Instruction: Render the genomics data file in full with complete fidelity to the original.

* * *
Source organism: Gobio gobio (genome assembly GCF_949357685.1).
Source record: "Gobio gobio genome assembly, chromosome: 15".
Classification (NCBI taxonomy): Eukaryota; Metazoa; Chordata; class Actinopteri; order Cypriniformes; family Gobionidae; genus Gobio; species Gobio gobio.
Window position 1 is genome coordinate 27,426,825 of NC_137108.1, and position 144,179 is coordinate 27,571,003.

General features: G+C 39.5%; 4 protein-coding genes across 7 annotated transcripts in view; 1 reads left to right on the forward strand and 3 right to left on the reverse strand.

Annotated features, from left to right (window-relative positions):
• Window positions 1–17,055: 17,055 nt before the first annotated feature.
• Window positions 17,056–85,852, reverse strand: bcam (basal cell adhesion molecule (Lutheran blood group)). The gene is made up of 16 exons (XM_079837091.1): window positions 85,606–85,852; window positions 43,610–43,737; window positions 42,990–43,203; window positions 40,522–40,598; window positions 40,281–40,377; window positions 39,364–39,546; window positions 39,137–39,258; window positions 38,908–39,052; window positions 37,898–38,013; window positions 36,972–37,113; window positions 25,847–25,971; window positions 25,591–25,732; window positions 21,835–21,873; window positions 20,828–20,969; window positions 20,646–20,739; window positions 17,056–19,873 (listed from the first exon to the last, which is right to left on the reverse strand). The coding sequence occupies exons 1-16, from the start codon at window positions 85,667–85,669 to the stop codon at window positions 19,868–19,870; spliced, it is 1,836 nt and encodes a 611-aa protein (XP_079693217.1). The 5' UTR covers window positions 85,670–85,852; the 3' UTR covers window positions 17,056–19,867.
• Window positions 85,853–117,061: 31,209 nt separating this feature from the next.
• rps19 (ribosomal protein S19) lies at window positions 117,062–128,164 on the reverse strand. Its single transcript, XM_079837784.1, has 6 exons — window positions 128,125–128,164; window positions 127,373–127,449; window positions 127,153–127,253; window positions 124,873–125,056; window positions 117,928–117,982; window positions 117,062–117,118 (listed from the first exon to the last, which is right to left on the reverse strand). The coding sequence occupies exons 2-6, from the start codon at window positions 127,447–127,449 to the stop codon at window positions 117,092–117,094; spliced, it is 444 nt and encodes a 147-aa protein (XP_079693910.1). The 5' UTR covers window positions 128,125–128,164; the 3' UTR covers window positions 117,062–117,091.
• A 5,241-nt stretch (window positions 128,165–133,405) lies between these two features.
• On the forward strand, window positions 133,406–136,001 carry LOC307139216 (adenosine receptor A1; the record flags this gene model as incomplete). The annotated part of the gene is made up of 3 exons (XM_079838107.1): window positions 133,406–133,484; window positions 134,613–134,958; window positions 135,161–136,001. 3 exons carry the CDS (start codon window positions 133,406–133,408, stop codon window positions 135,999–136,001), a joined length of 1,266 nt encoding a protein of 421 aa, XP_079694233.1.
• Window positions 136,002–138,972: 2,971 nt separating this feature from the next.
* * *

Source organism: Gobio gobio (genome assembly GCF_949357685.1).
Source record: "Gobio gobio genome assembly, chromosome: 15".
Classification (NCBI taxonomy): Eukaryota; Metazoa; Chordata; class Actinopteri; order Cypriniformes; family Gobionidae; genus Gobio; species Gobio gobio.
Window position 1 is genome coordinate 27,426,825 of NC_137108.1, and position 144,179 is coordinate 27,571,003.

General features: G+C 39.5%; 4 protein-coding genes across 7 annotated transcripts in view; 1 reads left to right on the forward strand and 3 right to left on the reverse strand.

Annotated features, from left to right (window-relative positions):
• Window positions 1–17,055: 17,055 nt before the first annotated feature.
• Window positions 17,056–85,852, reverse strand: bcam (basal cell adhesion molecule (Lutheran blood group)). The gene is made up of 16 exons (XM_079837091.1): window positions 85,606–85,852; window positions 43,610–43,737; window positions 42,990–43,203; window positions 40,522–40,598; window positions 40,281–40,377; window positions 39,364–39,546; window positions 39,137–39,258; window positions 38,908–39,052; window positions 37,898–38,013; window positions 36,972–37,113; window positions 25,847–25,971; window positions 25,591–25,732; window positions 21,835–21,873; window positions 20,828–20,969; window positions 20,646–20,739; window positions 17,056–19,873 (listed from the first exon to the last, which is right to left on the reverse strand). The coding sequence occupies exons 1-16, from the start codon at window positions 85,667–85,669 to the stop codon at window positions 19,868–19,870; spliced, it is 1,836 nt and encodes a 611-aa protein (XP_079693217.1). The 5' UTR covers window positions 85,670–85,852; the 3' UTR covers window positions 17,056–19,867.
• Window positions 85,853–117,061: 31,209 nt separating this feature from the next.
• rps19 (ribosomal protein S19) lies at window positions 117,062–128,164 on the reverse strand. Its single transcript, XM_079837784.1, has 6 exons — window positions 128,125–128,164; window positions 127,373–127,449; window positions 127,153–127,253; window positions 124,873–125,056; window positions 117,928–117,982; window positions 117,062–117,118 (listed from the first exon to the last, which is right to left on the reverse strand). The coding sequence occupies exons 2-6, from the start codon at window positions 127,447–127,449 to the stop codon at window positions 117,092–117,094; spliced, it is 444 nt and encodes a 147-aa protein (XP_079693910.1). The 5' UTR covers window positions 128,125–128,164; the 3' UTR covers window positions 117,062–117,091.
• A 5,241-nt stretch (window positions 128,165–133,405) lies between these two features.
• On the forward strand, window positions 133,406–136,001 carry LOC307139216 (adenosine receptor A1; the record flags this gene model as incomplete). The annotated part of the gene is made up of 3 exons (XM_079838107.1): window positions 133,406–133,484; window positions 134,613–134,958; window positions 135,161–136,001. 3 exons carry the CDS (start codon window positions 133,406–133,408, stop codon window positions 135,999–136,001), a joined length of 1,266 nt encoding a protein of 421 aa, XP_079694233.1.
• Window positions 136,002–138,972: 2,971 nt separating this feature from the next.